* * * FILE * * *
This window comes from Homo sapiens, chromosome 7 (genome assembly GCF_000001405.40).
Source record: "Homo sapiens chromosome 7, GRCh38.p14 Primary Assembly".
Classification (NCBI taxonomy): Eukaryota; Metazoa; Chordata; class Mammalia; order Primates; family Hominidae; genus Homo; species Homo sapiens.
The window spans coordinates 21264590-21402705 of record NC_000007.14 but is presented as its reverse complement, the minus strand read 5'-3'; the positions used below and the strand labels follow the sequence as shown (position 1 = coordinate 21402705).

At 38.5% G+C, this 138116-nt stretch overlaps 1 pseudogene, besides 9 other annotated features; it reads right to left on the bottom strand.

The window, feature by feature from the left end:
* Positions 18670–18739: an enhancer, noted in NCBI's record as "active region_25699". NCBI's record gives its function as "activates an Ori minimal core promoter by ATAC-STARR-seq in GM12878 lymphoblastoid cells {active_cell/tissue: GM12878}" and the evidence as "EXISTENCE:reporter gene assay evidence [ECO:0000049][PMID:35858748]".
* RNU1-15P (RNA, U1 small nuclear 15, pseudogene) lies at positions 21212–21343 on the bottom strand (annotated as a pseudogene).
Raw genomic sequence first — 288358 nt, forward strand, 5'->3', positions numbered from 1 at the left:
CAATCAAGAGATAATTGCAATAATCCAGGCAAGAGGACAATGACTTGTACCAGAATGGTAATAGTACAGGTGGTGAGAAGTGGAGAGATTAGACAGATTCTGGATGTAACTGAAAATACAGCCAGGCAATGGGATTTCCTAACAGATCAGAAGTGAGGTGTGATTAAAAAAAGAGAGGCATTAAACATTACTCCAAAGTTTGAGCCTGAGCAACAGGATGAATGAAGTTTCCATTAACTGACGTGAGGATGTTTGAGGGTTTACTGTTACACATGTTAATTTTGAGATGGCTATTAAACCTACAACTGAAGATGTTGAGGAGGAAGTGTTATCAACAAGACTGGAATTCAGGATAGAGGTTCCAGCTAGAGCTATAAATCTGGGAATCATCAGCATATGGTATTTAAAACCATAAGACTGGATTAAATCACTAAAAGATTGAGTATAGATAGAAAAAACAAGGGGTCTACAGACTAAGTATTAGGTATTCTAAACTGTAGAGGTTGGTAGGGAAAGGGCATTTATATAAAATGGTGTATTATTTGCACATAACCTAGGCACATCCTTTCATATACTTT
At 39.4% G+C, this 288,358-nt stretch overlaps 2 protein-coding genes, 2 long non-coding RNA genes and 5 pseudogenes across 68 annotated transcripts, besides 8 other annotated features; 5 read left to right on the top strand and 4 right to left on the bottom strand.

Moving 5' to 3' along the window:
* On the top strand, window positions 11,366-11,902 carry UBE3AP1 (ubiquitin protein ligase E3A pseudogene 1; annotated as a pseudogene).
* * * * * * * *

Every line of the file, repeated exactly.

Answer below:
This window comes from Homo sapiens, chromosome 7 (genome assembly GCF_000001405.40).
Source record: "Homo sapiens chromosome 7, GRCh38.p14 Primary Assembly".
Classification (NCBI taxonomy): Eukaryota; Metazoa; Chordata; class Mammalia; order Primates; family Hominidae; genus Homo; species Homo sapiens.
The window spans coordinates 21264590-21402705 of record NC_000007.14 but is presented as its reverse complement, the minus strand read 5'-3'; the positions used below and the strand labels follow the sequence as shown (position 1 = coordinate 21402705).

At 38.5% G+C, this 138116-nt stretch overlaps 1 pseudogene, besides 9 other annotated features; it reads right to left on the bottom strand.

The window, feature by feature from the left end:
* Positions 18670–18739: an enhancer, noted in NCBI's record as "active region_25699". NCBI's record gives its function as "activates an Ori minimal core promoter by ATAC-STARR-seq in GM12878 lymphoblastoid cells {active_cell/tissue: GM12878}" and the evidence as "EXISTENCE:reporter gene assay evidence [ECO:0000049][PMID:35858748]".
* RNU1-15P (RNA, U1 small nuclear 15, pseudogene) lies at positions 21212–21343 on the bottom strand (annotated as a pseudogene).
Raw genomic sequence first — 288358 nt, forward strand, 5'->3', positions numbered from 1 at the left:
CAATCAAGAGATAATTGCAATAATCCAGGCAAGAGGACAATGACTTGTACCAGAATGGTAATAGTACAGGTGGTGAGAAGTGGAGAGATTAGACAGATTCTGGATGTAACTGAAAATACAGCCAGGCAATGGGATTTCCTAACAGATCAGAAGTGAGGTGTGATTAAAAAAAGAGAGGCATTAAACATTACTCCAAAGTTTGAGCCTGAGCAACAGGATGAATGAAGTTTCCATTAACTGACGTGAGGATGTTTGAGGGTTTACTGTTACACATGTTAATTTTGAGATGGCTATTAAACCTACAACTGAAGATGTTGAGGAGGAAGTGTTATCAACAAGACTGGAATTCAGGATAGAGGTTCCAGCTAGAGCTATAAATCTGGGAATCATCAGCATATGGTATTTAAAACCATAAGACTGGATTAAATCACTAAAAGATTGAGTATAGATAGAAAAAACAAGGGGTCTACAGACTAAGTATTAGGTATTCTAAACTGTAGAGGTTGGTAGGGAAAGGGCATTTATATAAAATGGTGTATTATTTGCACATAACCTAGGCACATCCTTTCATATACTTT
At 39.4% G+C, this 288,358-nt stretch overlaps 2 protein-coding genes, 2 long non-coding RNA genes and 5 pseudogenes across 68 annotated transcripts, besides 8 other annotated features; 5 read left to right on the top strand and 4 right to left on the bottom strand.

Moving 5' to 3' along the window:
* On the top strand, window positions 11,366-11,902 carry UBE3AP1 (ubiquitin protein ligase E3A pseudogene 1; annotated as a pseudogene).